Elon Musk unveiled prototypes of tesla ’s solar roof tiles in October 2016. They came in four styles that looked just like reveals roofing material but were essentially miniaturized versions of traditional solar panels.
The roof tile reveals helped Tesla justify a 2.6 billion dollar acquisition of SolarCity and represented Musk’s vision for what businesses could do together. It’s been almost two years since then, so where are the tiles?
“We now have several hundred homes with the Solar Roof on them, and that’s going well. It takes a while to just confirm that the Solar Roof is going to last for 30 years and all the details work out,” said Elon Musk.
As in May this year, Reuters reported there are actually only 12 tiled roofs connected to the grid all in Northern California.
Tesla declined to give an updated figure but later clarified that hundreds of homes refer to roofs that are scheduled for install or are only partially installed.
Tesla has been accepting a $1000 deposits for the Roof Tiles since May 2017, but at that point, the company wasn’t even close to mass producing them.
It established a factory in Buffalo New York to make the tiles but it is not running at full capacity yet.
In one of the company’s most recent annual shareholder meetings, Musk blamed ongoing delays on the need for more testing.
“There is only so much accelerated live testing that you can do on a roof, so before we can deploy it to a large number of houses we need to make sure that all elements of the roof are going to last for at least 3 decades. Ideally for half a century or more,” Musk at the June 5, 2018, Annual Shareholder Meeting.
Solar Tiles like large solar panels use silicon solar cells to convert sunlight into electricity but it turns out this tech is difficult to shrink and to manufacture.
“It’s like saying the early iphone screens which were real breakthroughs were just smaller versions of the flat screens on your wall. Making things small, actually changes the way the technology will work, and that has been a big challenge for Tesla, but certainly for the entire industry as well,” said Andrew Beebe, Obvious Ventures Managing Director.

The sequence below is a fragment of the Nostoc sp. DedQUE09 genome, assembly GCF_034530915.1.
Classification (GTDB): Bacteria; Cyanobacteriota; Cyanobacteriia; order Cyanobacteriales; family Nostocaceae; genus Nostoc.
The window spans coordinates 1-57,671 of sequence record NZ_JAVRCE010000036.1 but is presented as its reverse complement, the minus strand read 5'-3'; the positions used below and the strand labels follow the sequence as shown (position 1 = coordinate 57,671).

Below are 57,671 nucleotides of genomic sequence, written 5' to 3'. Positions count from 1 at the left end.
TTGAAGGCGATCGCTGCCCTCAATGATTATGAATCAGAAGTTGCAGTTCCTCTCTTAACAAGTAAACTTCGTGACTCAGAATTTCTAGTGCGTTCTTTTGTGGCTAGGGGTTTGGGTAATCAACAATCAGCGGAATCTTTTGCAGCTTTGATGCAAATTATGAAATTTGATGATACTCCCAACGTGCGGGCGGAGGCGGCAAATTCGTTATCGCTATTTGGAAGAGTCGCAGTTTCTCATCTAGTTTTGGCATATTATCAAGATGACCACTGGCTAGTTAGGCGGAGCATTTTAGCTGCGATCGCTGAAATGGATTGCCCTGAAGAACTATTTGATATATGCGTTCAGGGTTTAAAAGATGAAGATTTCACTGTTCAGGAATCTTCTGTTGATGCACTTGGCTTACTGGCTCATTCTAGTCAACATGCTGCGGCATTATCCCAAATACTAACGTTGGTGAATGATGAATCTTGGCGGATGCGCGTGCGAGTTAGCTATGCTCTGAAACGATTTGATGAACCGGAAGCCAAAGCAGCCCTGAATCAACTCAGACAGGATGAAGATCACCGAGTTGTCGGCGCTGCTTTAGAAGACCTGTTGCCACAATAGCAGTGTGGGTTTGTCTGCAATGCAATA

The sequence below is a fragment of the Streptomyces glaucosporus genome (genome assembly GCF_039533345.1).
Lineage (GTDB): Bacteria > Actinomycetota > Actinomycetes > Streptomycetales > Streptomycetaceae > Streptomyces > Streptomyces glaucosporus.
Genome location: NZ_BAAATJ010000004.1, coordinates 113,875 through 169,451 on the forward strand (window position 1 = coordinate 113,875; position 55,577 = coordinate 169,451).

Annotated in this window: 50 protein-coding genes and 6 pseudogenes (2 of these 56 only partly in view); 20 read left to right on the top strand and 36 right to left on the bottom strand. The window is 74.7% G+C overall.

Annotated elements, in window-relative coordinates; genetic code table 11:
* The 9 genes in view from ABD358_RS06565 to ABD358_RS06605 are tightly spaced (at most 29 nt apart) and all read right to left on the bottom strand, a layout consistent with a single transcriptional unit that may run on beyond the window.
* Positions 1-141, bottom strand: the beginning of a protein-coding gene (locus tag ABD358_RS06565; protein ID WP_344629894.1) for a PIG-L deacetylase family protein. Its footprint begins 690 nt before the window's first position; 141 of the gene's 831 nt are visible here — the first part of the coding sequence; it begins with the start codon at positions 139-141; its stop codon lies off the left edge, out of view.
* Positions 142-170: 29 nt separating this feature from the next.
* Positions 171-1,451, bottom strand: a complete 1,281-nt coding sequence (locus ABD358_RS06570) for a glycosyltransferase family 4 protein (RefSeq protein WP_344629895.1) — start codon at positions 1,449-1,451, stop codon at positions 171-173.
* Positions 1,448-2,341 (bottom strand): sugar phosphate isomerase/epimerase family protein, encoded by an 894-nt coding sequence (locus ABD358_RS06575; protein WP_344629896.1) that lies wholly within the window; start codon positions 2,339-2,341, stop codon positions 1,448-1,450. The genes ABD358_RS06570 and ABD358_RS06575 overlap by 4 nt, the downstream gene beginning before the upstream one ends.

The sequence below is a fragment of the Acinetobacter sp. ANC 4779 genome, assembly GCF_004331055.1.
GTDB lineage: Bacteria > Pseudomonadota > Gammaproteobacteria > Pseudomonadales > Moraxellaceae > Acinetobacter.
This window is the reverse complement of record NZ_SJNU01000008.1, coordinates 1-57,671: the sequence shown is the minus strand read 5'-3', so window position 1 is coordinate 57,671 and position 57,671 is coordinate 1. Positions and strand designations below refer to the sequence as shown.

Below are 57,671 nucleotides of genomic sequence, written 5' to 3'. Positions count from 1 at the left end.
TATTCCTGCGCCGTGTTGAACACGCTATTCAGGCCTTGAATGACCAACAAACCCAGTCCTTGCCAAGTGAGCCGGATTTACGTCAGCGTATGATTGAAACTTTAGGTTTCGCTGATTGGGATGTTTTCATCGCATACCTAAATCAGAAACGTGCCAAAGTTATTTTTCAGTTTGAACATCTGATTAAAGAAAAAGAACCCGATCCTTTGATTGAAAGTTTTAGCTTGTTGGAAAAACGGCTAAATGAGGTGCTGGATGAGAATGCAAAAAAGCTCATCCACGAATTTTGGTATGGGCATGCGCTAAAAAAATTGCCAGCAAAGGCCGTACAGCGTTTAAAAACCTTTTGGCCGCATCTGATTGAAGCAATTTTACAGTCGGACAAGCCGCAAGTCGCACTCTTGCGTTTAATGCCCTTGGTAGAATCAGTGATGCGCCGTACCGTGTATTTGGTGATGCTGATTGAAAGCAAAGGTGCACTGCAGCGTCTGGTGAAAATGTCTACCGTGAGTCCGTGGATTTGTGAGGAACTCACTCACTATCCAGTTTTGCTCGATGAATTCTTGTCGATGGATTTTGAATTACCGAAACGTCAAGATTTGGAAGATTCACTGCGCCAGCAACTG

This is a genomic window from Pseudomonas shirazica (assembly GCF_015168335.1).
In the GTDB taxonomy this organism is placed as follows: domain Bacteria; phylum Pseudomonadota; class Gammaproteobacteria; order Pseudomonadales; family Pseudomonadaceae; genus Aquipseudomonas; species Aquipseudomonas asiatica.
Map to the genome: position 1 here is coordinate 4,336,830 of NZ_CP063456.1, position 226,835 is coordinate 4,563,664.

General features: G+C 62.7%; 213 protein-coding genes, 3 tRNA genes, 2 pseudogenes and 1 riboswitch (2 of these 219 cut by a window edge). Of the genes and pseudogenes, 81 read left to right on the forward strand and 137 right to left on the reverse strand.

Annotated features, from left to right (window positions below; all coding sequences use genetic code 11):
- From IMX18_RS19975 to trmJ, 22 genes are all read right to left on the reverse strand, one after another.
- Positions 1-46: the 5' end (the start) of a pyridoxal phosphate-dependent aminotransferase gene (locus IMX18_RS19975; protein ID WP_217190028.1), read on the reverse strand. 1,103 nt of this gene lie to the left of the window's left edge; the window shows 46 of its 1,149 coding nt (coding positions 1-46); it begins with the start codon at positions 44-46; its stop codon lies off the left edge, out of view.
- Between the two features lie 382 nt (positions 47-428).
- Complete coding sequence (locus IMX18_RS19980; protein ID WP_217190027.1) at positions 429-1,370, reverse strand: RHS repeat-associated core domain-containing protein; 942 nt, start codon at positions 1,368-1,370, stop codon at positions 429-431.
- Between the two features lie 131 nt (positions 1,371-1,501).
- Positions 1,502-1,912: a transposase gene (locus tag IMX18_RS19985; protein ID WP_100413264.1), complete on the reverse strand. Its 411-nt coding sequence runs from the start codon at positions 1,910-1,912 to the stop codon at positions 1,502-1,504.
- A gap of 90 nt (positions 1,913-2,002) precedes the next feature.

“To try and miniaturize the product in a way that keeps it cost effective and also giving it the very reliable performance that solar is known for,” Mr. Beebe added.
One of the customers with the tiles already installed is San Jose resident and Tesla Model 3 owner Tri Huynh. He pre-ordered as soon as possible and the roof is installed earlier this year.
“I was extremely surprised when I got the call because you never know with this stuff. I thought there would be extreme delays but I didn’t know how long it’ll take,” said Tri Huynh, Tesla Customer and San Jose resident
in an interview with CNBC
While traditional solar panels can be installed in a day, it took a team of ten to fifteen workers two weeks to install this roof.
When asked the why his home was chosen:
“They said it was kind of at proximity to headquarters and they could do quick troubleshooting. I think the simplicity of the house helps, you can see my house has a very simple roof layout, I think that goes into account as well,” answered Tri Huynh
Tesla’s customers are paying a premium for the tile’s sleek look. Huynh’s roof cost him about a US $100,000; though he did need to replace his roof anyway.
For people that don’t need any roof but want to install solar, traditional panels are definitely cheaper.
“People have often asked me: do we need to find some new type of technology to make solar work? I think the answer is no! The solar industry has won in America. We have made solar cost-effective in most of the country,” adds Andrew Beebe.
Huynh is excited to be an early adaptor and see his energy bill decrease.
“Traditionally in the summer my power bill is around US $400 – $450. My last bill was only US $40,” adds Huynh.
Ultimately Tesla goal is to make the tiles a cost-effective option partly be ensuring there are more durable than other rooftops. Tesla is promising 30 years of solar power generation.
“I would expect that these Solar Roofing Tiles to be reasonably priced in just a few years if they can get the market interested,” said Dan Kammen, PhD, Professor of Energy at UC Berkeley.
Experts anticipate a wave of new solar installations within the next three to five years.
“Not just for homes. For businesses, for mini-malls, all kinds of built infrastructure where we can make solar the “go-to” product. It’s no longer a roofing shingle anymore, its a power plant on your roof,” adds Kammen.
Tesla says solar roof installation will scale up later this year and into 2019.
“Its highly likely that great engineers and incredible technologists, and a lot of these people might be at Tesla; are going to be able to take on this very difficult challenge and engineer the heck out of it to get us to that cost parity. We are not there yet,” says Andrew Beebe.